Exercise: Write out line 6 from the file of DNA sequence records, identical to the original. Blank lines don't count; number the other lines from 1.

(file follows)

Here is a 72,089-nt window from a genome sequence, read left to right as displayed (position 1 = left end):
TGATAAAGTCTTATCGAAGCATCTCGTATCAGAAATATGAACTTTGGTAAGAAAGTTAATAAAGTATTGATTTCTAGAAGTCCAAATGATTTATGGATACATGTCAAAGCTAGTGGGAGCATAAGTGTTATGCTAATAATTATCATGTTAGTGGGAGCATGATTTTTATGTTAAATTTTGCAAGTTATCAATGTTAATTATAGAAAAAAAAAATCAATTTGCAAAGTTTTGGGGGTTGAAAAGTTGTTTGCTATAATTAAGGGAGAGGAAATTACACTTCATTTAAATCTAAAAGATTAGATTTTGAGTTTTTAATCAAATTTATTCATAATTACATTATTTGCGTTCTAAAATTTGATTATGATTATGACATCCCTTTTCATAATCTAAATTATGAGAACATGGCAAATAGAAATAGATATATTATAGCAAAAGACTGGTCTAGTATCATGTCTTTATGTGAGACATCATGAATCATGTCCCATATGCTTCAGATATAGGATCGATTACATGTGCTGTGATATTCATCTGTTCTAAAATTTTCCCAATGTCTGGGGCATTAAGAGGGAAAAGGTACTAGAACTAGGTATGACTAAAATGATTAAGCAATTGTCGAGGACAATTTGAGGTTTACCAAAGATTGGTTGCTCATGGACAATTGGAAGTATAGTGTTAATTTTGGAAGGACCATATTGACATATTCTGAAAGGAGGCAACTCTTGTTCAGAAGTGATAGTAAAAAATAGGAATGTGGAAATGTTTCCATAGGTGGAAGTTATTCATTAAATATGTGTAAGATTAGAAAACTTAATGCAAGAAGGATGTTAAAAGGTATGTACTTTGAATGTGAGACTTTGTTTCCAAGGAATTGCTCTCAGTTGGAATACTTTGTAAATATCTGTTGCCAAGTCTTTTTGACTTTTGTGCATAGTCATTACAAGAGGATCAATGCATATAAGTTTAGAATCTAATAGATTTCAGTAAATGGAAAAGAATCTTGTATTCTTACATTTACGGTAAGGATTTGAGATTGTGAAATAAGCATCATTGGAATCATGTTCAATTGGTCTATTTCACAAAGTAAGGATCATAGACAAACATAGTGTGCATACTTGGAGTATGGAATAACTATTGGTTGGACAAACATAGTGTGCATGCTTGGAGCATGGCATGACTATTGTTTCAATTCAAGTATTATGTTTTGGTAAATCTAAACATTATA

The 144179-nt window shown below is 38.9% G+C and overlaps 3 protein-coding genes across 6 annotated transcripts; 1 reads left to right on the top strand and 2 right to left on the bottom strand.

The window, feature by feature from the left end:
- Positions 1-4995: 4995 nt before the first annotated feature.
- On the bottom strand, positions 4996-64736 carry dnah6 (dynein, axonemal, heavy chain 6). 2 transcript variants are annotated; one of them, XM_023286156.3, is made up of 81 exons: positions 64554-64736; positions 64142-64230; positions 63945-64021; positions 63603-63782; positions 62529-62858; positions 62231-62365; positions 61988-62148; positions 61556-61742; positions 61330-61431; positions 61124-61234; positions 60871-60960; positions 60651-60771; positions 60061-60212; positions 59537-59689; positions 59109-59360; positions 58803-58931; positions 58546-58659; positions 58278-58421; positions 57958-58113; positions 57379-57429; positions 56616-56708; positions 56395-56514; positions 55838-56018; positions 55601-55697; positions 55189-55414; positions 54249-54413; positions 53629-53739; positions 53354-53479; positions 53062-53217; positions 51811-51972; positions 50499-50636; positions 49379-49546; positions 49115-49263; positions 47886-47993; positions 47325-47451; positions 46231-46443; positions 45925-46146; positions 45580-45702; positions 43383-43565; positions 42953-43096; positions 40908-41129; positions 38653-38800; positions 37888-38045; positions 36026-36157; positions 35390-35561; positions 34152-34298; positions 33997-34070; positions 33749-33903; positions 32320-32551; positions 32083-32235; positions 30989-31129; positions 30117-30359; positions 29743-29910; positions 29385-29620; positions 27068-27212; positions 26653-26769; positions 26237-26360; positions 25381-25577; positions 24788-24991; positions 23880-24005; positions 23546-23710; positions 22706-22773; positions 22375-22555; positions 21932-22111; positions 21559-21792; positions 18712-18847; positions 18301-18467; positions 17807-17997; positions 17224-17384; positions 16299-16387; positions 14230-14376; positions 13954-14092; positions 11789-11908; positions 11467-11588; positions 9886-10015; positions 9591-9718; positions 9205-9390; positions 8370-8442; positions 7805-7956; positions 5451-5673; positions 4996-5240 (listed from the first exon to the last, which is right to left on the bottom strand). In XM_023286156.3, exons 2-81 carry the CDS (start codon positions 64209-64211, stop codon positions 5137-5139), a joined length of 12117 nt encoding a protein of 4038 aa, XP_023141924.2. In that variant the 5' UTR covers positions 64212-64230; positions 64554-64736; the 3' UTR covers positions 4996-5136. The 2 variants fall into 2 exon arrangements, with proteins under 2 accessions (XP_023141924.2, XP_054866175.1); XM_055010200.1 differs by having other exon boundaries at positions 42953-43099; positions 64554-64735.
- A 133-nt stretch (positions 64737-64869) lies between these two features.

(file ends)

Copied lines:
- On the bottom strand, positions 4996-64736 carry dnah6 (dynein, axonemal, heavy chain 6). 2 transcript variants are annotated; one of them, XM_023286156.3, is made up of 81 exons: positions 64554-64736; positions 64142-64230; positions 63945-64021; positions 63603-63782; positions 62529-62858; positions 62231-62365; positions 61988-62148; positions 61556-61742; positions 61330-61431; positions 61124-61234; positions 60871-60960; positions 60651-60771; positions 60061-60212; positions 59537-59689; positions 59109-59360; positions 58803-58931; positions 58546-58659; positions 58278-58421; positions 57958-58113; positions 57379-57429; positions 56616-56708; positions 56395-56514; positions 55838-56018; positions 55601-55697; positions 55189-55414; positions 54249-54413; positions 53629-53739; positions 53354-53479; positions 53062-53217; positions 51811-51972; positions 50499-50636; positions 49379-49546; positions 49115-49263; positions 47886-47993; positions 47325-47451; positions 46231-46443; positions 45925-46146; positions 45580-45702; positions 43383-43565; positions 42953-43096; positions 40908-41129; positions 38653-38800; positions 37888-38045; positions 36026-36157; positions 35390-35561; positions 34152-34298; positions 33997-34070; positions 33749-33903; positions 32320-32551; positions 32083-32235; positions 30989-31129; positions 30117-30359; positions 29743-29910; positions 29385-29620; positions 27068-27212; positions 26653-26769; positions 26237-26360; positions 25381-25577; positions 24788-24991; positions 23880-24005; positions 23546-23710; positions 22706-22773; positions 22375-22555; positions 21932-22111; positions 21559-21792; positions 18712-18847; positions 18301-18467; positions 17807-17997; positions 17224-17384; positions 16299-16387; positions 14230-14376; positions 13954-14092; positions 11789-11908; positions 11467-11588; positions 9886-10015; positions 9591-9718; positions 9205-9390; positions 8370-8442; positions 7805-7956; positions 5451-5673; positions 4996-5240 (listed from the first exon to the last, which is right to left on the bottom strand). In XM_023286156.3, exons 2-81 carry the CDS (start codon positions 64209-64211, stop codon positions 5137-5139), a joined length of 12117 nt encoding a protein of 4038 aa, XP_023141924.2. In that variant the 5' UTR covers positions 64212-64230; positions 64554-64736; the 3' UTR covers positions 4996-5136. The 2 variants fall into 2 exon arrangements, with proteins under 2 accessions (XP_023141924.2, XP_054866175.1); XM_055010200.1 differs by having other exon boundaries at positions 42953-43099; positions 64554-64735.